One of the women in my mums’ group began a 1500-piece jigsaw puzzle at the start of summer. Together with her step-daughter, she’s been plugging away at it each night after the baby is in bed and, two nights ago – they knew they were on the home straight.
They planned to take it to the framers once it was done. Except! Gah! When they finally got to the end, there was one piece missing!
Frantically, they searched the house – rifled through the baby’s toys, upturned the dog’s basket – even ferreted through the vacuum cleaner bag – to no avail. Claire took a photo of the now 1499-piece puzzle and posted it in our Facebook group while venting her frustration about ‘all that work for nothing’ – which is when a funny thing happened.
‘That’s a great photo!’ someone said.
‘Forget the puzzle – you should blow up that picture and have it framed!’
She admitted that she’d had an interest in photography for years – and perhaps she could take a course …
Sometimes, what looks like a missing piece is really a window into something new. Find the right lever, they say, and you can move the world.
How often do we let a situation beat us, and leave us feeling ‘stuck’ after trying the same, flawed approach, over and over again?
It’s as much about looking for a new perspective as it is about persistence:
- J.K. Rowling’s first book in the Harry Potter series was rejected by twelve publishers.
- Winston Churchill failed sixth grade.
- Walt Disney was fired by a newspaper editor because he ‘lacked imagination and had no good ideas’.
- Beethoven’s teacher called him ‘hopeless as a composer’
Faced with criticism like this, what would you have done?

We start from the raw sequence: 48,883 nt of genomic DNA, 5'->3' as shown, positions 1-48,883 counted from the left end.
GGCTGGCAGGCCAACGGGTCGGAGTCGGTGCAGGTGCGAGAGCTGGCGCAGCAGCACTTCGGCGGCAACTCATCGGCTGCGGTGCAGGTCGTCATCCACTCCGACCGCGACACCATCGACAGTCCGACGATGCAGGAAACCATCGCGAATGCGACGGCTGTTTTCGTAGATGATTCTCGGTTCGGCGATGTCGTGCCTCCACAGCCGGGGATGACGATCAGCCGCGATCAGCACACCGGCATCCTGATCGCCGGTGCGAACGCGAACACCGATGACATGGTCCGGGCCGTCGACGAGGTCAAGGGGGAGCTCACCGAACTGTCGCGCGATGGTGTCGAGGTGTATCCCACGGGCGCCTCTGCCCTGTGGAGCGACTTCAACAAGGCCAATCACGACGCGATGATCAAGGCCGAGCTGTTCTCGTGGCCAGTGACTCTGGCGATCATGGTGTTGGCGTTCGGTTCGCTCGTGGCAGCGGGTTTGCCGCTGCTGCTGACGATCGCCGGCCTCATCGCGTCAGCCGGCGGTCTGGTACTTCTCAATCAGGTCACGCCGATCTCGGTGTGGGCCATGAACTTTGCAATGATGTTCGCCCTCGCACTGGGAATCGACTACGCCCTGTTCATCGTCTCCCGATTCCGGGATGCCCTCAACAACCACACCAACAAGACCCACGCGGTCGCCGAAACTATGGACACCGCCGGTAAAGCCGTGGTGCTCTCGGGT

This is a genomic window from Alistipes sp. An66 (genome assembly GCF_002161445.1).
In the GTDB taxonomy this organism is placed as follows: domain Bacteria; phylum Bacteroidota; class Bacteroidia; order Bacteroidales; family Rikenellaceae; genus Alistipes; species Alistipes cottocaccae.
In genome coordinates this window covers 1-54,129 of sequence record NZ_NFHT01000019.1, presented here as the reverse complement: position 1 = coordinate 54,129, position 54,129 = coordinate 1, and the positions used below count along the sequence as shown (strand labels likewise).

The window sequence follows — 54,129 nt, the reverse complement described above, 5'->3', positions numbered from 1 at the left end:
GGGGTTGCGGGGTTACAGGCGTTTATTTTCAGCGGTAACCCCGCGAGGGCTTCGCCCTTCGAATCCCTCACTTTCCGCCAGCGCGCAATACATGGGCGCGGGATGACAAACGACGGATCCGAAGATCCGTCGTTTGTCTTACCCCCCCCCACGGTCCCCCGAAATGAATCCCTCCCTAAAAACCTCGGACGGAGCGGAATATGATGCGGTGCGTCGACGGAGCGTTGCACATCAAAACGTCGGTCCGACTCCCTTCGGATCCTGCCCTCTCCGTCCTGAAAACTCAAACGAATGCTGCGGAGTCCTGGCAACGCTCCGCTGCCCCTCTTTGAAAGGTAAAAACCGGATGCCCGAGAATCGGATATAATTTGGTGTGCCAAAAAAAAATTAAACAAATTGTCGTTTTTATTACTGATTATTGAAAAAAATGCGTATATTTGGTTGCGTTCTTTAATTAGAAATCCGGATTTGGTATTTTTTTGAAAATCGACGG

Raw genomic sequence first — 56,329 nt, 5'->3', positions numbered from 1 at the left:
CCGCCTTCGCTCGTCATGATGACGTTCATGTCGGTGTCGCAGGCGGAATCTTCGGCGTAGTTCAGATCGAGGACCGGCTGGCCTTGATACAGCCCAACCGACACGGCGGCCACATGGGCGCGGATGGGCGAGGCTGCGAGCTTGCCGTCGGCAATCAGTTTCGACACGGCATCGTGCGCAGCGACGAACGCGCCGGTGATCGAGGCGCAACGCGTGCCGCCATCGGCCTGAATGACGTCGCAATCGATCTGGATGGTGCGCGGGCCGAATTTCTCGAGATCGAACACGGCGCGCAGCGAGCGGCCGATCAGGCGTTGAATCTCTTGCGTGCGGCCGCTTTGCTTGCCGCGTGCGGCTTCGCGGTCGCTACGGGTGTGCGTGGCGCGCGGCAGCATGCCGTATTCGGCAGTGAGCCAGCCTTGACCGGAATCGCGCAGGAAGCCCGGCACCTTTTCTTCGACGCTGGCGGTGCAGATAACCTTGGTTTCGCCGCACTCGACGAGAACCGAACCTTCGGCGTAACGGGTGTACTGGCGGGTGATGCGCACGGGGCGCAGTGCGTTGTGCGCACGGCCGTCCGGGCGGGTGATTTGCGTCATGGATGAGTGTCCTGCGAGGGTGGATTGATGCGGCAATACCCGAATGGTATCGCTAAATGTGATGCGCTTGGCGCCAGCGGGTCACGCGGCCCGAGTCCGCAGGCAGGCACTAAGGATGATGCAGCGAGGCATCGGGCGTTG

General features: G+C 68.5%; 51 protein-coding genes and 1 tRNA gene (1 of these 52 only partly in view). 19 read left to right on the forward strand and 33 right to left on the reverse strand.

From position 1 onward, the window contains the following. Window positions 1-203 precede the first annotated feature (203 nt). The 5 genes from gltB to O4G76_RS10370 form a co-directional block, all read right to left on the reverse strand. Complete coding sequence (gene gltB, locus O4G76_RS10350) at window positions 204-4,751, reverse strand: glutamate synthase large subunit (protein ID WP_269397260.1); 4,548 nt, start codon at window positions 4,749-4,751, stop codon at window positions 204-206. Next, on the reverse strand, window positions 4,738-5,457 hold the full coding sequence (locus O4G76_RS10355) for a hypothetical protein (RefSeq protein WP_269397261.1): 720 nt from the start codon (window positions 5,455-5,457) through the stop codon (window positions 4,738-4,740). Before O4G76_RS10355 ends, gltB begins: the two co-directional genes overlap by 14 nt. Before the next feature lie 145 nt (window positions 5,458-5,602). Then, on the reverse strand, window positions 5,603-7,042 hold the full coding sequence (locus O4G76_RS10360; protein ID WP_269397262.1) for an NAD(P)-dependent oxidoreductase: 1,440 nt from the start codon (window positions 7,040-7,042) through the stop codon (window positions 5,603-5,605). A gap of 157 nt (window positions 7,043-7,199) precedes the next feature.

The first time I submitted a book proposal to a publisher – for a ‘how to guide’ for working mums – the editor liked the idea and wanted the unwritten manuscript delivered within three months. Working full time, with two kids under five, I knew I couldn’t do it.
I was crushed. Being published was my dream, and I had to say ‘no’…
Or did I?
On a whim, I sent the editor an email explaining that, while I couldn’t deliver that manuscript in their timeframe, I did have about 60,000-words in emails I’d written to my friends over the previous couple of years about the chaos of parenting. It wasn’t ‘how to’ – more ‘how not to’ – and would they be interested?
Several months later, as I opened a delivery from the publishers, I was shaking. Twenty copies of the book – my book – were inside. I recalled the last-minute fluke of an idea to submit this material, which had grown out of an apparent failure. My jigsaw puzzle had become a photo.
Thomas Edison, when questioned about the number of times he failed while inventing the light bulb is reputed to have said ‘I didn’t fail 1000 times – inventing the light bulb took 1000 steps.’
What are you trying to shift in your world at the moment? A few kilos? A new career direction? A better relationship?
If it’s not working yet – pull a different lever.
- Slogging through a new exercise regime and hating it? Switch zumba for jogging.
- Repeated knock-backs at job interviews? Re-train, seek feedback and have some interview coaching.
- Driven wild by your partner’s irritating habits? Look for ways to appreciate and acknowledge the good.
Einstein said insanity was ‘doing the same thing over and over again, and expecting different results’. It’s insane – and also frustrating.
As the festive season fades and the routine of ‘normal life’ looms large, there can be a deflating sense of ‘here we go again’. We can either accept a year of ‘blah’, or make some choices about how we might approach things differently and cause a better outcome.
- Identify places in your life where you’ve been wasting time pulling the wrong levers.
- Have another look at the gaps, the holes – the missing pieces in the puzzle – and look for any hidden opportunities there.
- If something means a lot to you and you’ve hit a stumbling block – think about how persistent you’ve been and whether you’re tackling the challenge from the right perspective.
This January, make a choice:
Sit back with a big tub of popcorn and watch the stage-play of your life unfold – or get up and direct the show.
Emma Grey is the author of Wits’ End Before Breakfast! Confessions of a Working Mum (Lothian, 2005) and director of the life-balance company, WorkLifeBliss.
Read more on her blog at www.emmacatherinegrey.blogspot.com